China Targets Live-Streaming Apps in New Apple EncroachmentBy and
Beijing regulators want to quiz Apple over apps sold in store
Apple is facing mounting pushback from Chinese regulators
Chinese regulators will demand that Apple Inc. strengthen the review process for live-streaming applications it sells in its App Store, the latest in a series of encroachments on the iPhone maker’s services in Asia’s largest economy.
The city of Beijing’s Cyberspace Administration is summoning Apple to ask that it subject Chinese news and live-streaming services to more stringent app reviews to ensure they conform to regulations, the agency said Tuesday in a statement on its WeChat social media account. Local operators Toutiao, Huoshanzhibo and Huajiao have failed to comply with legal requirements, the agency said. All three offer apps on the Chinese edition of Apple’s App Store.
“These services lack rules on verifying information, dealing with emergency situations and guaranteeing their technology,” the regulator said. “They also have significant loopholes in supervising live-streaming content, managing viewers, verifying the identities of users and dealing with complaints from the public.” Apple spokesman Josh Rosenstock didn’t respond to a request for comment.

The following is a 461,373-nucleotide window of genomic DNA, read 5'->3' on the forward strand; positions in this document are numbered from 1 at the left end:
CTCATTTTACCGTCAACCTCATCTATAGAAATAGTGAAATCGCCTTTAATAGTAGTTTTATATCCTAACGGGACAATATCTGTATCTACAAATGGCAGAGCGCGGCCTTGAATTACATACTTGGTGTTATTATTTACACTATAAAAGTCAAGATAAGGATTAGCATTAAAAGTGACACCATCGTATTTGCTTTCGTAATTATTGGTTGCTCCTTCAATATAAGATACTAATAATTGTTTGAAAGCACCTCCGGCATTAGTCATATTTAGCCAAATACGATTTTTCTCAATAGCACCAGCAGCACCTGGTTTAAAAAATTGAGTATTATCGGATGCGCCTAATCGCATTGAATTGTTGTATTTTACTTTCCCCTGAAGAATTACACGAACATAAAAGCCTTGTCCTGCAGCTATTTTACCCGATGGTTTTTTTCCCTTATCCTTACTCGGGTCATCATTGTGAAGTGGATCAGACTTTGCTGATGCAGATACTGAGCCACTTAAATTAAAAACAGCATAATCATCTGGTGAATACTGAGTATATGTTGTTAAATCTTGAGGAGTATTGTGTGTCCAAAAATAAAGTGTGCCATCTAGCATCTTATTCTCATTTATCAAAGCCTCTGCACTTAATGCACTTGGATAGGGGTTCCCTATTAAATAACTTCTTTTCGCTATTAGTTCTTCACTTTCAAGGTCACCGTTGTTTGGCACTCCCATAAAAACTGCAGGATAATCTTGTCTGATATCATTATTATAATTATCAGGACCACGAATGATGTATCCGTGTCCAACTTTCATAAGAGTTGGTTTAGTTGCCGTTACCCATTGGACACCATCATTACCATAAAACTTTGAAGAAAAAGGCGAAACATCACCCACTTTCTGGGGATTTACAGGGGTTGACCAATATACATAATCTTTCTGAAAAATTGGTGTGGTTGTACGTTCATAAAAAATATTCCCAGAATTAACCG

Unlike Alphabet Inc.’s Google, whose Play Store for mobile apps is banned in China, Apple’s App Store is open to Chinese consumers and helped drive surging sales growth from services in 2016. Yet Apple has encountered mounting resistance from Chinese regulators. It was forced to shutter its iTunes Movies and iBooks services last year, just six months after they were first permitted to operate, and lost a series of patent and trademark disputes to little known Chinese rivals.
In return, Chief Executive Officer Tim Cook has sought to improve Apple’s standing in China with a series of investments. He is opening new research and development facilities in the country, and bought a $1 billion stake in Didi Chuxing, China’s biggest ride-hailing service.
China announced new regulations for mobile developers last year which required them to verify users’ identities with information such as mobile phone numbers, as well as to monitor and report postings that contained banned contents to the relevant authorities. App makers have to keep a record of user logs for 60 days, the rules stipulated.
When developers submit their product to the App Store, they are subjected to a review process that evaluates quality and tries to ensure there are no bugs. China’s State Administration of Radio, Film and Television already requires approval for new mobile games for the App Store, Sina reported in June.
— With assistance by Zhe Huang